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Songs for the New Depression Hardcover – October 25, 2011
"Warlight" by Michael Ondaatje
A dramatic coming-of-age story set in the decade after World War II, "Warlight" is the mesmerizing new novel from the best-selling author of "The English Patient." Pre-order today
"Kergan Edwards-Stout has crafted a work of fiction reminiscent of some classic tales in Songs for the New Depression. Even better, Edwards-Stout's debut boasts the kind of dark humor that made Augusten Burroughs a household name." - Advocate.com
"Kergan Edwards-Stout infuses reality and hopefulness into a bittersweet story about compassion and personal growth. A distinctively entertaining novel written with moxie and bolstered by pitch-perfect perspectives." Kirkus Reviews
"Songs for the New Depression is a thoughtful read that should speak to many." Midwest Book Review
"Simply stunning!" Dana Miller, Frontiers Magazine/Los Angeles
"If a roller-coaster ride of sadness and humor sounds right up your alley, then look for Songs for the New Depression. This is the story of a man who knows he's dying, knows he's made a lot of mistakes in his life, and knows that he needs to fix things before the end. I won't tell you the end. Read the book." Bookworm Sez
From the Author
I hope you enjoy my novel, Songs for the New Depression. It is loosely inspired by my partner Shane Sawick, who died in 1995. While entirely fictional, the lead character of Gabriel shares certain sensibilities with Shane, and is my way of honoring him and all lost to AIDS, far too soon.
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In it, Edwards-Stout takes us on a journey (in reverse chronological order) of a boy that lost his innocence when abandoned in his darkest hour by one of the most important figures in his life.
The author takes an interesting approach to his novel (interesting, and necessary) by telling the story backwards. We meet the protag and wonder why he's such an ass. The end of the book answers that question. When we get the answer to the question: Why is the protag such an ass?, we find that that's not really the question at all. It is, in fact, the answer. We find the protag suffered immensely in his youth only to turn out in a way that made the most sense.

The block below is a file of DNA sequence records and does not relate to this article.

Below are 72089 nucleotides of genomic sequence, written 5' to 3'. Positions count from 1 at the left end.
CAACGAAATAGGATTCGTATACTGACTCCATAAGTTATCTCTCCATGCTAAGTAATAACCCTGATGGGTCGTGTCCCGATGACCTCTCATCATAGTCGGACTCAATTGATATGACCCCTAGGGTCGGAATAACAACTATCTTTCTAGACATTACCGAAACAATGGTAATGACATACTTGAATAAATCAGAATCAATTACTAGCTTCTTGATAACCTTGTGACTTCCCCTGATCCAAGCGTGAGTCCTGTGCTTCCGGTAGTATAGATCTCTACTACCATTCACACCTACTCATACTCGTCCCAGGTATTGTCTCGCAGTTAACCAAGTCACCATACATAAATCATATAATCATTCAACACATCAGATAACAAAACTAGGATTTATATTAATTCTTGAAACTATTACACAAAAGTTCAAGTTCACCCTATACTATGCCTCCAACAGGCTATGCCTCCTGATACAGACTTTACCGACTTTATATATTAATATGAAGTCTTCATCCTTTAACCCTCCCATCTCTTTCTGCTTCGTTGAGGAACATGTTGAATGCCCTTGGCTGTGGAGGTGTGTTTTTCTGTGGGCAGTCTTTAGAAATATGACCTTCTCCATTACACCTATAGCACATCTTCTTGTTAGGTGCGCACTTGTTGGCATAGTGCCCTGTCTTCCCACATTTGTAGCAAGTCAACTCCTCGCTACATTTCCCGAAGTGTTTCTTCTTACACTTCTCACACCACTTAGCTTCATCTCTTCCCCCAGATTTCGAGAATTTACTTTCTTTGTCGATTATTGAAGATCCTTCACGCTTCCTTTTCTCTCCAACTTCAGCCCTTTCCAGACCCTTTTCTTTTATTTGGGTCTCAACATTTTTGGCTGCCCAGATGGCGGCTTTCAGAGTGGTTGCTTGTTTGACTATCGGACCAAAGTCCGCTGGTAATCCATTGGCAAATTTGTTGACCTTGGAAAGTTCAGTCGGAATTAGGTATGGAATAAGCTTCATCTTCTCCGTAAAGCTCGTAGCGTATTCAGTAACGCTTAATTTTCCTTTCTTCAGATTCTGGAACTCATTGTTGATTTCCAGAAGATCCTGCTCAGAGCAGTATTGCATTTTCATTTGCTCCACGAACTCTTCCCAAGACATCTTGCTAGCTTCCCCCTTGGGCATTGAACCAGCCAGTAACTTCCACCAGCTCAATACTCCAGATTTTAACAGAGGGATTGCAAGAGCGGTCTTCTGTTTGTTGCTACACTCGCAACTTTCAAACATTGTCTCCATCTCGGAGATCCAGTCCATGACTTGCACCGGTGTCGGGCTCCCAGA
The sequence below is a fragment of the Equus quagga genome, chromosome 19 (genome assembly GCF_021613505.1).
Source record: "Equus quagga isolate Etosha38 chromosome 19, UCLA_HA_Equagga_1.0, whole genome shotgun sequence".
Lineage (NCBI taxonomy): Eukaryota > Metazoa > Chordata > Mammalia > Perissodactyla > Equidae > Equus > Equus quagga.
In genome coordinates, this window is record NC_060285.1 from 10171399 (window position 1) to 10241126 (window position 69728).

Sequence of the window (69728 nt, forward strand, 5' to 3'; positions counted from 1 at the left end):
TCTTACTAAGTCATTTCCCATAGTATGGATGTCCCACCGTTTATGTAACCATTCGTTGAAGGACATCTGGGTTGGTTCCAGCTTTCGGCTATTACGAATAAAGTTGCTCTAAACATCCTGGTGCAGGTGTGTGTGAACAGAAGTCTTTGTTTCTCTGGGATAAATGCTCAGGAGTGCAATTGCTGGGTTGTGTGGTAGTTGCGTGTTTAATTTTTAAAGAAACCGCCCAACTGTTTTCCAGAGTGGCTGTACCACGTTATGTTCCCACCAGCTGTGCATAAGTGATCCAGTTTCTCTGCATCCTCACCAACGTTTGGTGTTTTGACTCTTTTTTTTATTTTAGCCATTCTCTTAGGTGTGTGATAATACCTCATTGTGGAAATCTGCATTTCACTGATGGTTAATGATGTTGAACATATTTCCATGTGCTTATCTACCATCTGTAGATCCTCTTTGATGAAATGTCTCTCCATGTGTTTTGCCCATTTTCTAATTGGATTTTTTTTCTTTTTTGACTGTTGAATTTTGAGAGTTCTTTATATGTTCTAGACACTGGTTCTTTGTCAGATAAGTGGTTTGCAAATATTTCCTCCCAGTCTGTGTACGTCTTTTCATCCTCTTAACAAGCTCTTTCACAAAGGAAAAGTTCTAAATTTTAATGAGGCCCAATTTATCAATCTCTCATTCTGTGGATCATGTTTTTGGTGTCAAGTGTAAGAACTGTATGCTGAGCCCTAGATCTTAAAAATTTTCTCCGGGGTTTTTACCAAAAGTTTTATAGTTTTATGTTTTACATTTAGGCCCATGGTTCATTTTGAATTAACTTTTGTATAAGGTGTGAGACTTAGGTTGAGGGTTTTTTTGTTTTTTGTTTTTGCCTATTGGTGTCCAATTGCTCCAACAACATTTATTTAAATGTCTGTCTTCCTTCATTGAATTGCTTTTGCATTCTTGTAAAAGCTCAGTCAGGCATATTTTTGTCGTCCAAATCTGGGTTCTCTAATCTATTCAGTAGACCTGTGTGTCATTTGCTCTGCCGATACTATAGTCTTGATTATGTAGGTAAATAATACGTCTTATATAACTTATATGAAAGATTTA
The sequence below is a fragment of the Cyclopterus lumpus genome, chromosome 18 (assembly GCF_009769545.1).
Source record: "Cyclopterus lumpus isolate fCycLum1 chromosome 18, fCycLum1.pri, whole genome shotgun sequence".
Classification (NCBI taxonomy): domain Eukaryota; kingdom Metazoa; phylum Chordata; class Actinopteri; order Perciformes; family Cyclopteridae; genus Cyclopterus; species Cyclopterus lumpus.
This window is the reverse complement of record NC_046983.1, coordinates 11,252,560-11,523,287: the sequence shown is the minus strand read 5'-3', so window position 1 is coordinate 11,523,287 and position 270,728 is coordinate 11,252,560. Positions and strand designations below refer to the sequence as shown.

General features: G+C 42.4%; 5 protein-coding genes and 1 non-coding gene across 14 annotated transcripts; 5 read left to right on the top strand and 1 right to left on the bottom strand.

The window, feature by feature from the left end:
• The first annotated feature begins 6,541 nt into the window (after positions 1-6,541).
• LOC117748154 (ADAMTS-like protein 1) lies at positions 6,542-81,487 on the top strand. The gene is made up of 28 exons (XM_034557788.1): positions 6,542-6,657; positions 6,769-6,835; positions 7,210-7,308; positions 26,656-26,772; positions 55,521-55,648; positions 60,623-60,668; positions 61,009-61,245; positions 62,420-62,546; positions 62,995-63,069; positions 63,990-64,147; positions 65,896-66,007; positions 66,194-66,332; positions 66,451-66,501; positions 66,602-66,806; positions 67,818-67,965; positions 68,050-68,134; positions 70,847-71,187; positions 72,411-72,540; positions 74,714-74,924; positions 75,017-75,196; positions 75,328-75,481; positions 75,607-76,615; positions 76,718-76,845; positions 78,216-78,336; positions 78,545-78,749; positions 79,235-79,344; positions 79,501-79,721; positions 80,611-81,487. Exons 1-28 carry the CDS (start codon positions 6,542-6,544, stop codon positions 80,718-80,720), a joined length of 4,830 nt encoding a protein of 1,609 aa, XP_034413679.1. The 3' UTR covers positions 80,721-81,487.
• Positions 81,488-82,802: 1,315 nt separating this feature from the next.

I like this form of gay literature because it has such a strong sense of reality to it. In a way, I think gay literature is more likely to accurately present reality than more mainstream fiction - largely because we need that. The straight community looks at us, shaking its head, and doesn't really understand. Books like this help them understand.
As an interesting, and disappointing, irony this book's main readership will be the gay community that already "gets it" as opposed to the straight community who really needs it and would turn its back on a book like this for something else.
I think the thing I liked most about this book was the beautiful nature of the prose. It reminded me a lot of The Road by Cormac McCarthy. I like beautiful literature. This certainly fits that category.
Edwards-Stout is a gifted writer; the unusual reverse-linear structure of the book and the author's ability to use words is central to the pleasure of reading what is a sometimes harrowing, sometimes merely heartbreaking story. But the great surprise, and perhaps the author's greatest gift to the reader, is the laugh-out loud humor, most of which is in the voice of the central protagonist, Gabriel. Gabe is a deeply flawed person; but the reader has no problem seeing the potential there. This is a character you can imagine having as your difficult best friend - someone you love, but can never quite reach.
Edwards-Stout draws from personal experience here, and thus he presents us with a story that is both heartfelt and authentic. It may be a work of fiction, but it is also a work of great truth; emotionally, historically, and psychologically. The NY Times ought to be reviewing "Songs for the New Depression," not the likes of me.